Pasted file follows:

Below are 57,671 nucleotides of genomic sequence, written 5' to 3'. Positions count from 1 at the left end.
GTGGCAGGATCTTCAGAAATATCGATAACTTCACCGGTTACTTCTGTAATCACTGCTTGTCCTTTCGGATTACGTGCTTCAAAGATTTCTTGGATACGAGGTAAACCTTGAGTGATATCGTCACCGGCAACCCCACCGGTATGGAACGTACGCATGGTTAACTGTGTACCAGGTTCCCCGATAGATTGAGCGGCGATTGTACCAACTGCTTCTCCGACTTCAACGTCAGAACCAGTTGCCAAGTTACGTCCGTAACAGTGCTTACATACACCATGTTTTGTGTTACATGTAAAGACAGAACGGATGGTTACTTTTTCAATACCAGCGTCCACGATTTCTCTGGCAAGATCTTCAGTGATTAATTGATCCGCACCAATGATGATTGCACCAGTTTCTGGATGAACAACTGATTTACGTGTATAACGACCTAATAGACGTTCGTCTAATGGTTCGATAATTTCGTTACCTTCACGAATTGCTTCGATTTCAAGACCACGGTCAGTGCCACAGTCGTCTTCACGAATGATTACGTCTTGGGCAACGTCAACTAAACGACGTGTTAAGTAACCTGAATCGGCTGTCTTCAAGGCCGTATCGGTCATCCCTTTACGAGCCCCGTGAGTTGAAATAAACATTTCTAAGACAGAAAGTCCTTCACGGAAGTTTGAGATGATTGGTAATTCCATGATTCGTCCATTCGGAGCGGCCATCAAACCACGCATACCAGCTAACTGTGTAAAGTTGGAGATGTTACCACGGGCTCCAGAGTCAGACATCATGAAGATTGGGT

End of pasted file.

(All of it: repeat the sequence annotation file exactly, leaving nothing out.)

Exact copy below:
Below are 57,671 nucleotides of genomic sequence, written 5' to 3'. Positions count from 1 at the left end.
GTGGCAGGATCTTCAGAAATATCGATAACTTCACCGGTTACTTCTGTAATCACTGCTTGTCCTTTCGGATTACGTGCTTCAAAGATTTCTTGGATACGAGGTAAACCTTGAGTGATATCGTCACCGGCAACCCCACCGGTATGGAACGTACGCATGGTTAACTGTGTACCAGGTTCCCCGATAGATTGAGCGGCGATTGTACCAACTGCTTCTCCGACTTCAACGTCAGAACCAGTTGCCAAGTTACGTCCGTAACAGTGCTTACATACACCATGTTTTGTGTTACATGTAAAGACAGAACGGATGGTTACTTTTTCAATACCAGCGTCCACGATTTCTCTGGCAAGATCTTCAGTGATTAATTGATCCGCACCAATGATGATTGCACCAGTTTCTGGATGAACAACTGATTTACGTGTATAACGACCTAATAGACGTTCGTCTAATGGTTCGATAATTTCGTTACCTTCACGAATTGCTTCGATTTCAAGACCACGGTCAGTGCCACAGTCGTCTTCACGAATGATTACGTCTTGGGCAACGTCAACTAAACGACGTGTTAAGTAACCTGAATCGGCTGTCTTCAAGGCCGTATCGGTCATCCCTTTACGAGCCCCGTGAGTTGAAATAAACATTTCTAAGACAGAAAGTCCTTCACGGAAGTTTGAGATGATTGGTAATTCCATGATTCGTCCATTCGGAGCGGCCATCAAACCACGCATACCAGCTAACTGTGTAAAGTTGGAGATGTTACCACGGGCTCCAGAGTCAGACATCATGAAGATTGGGT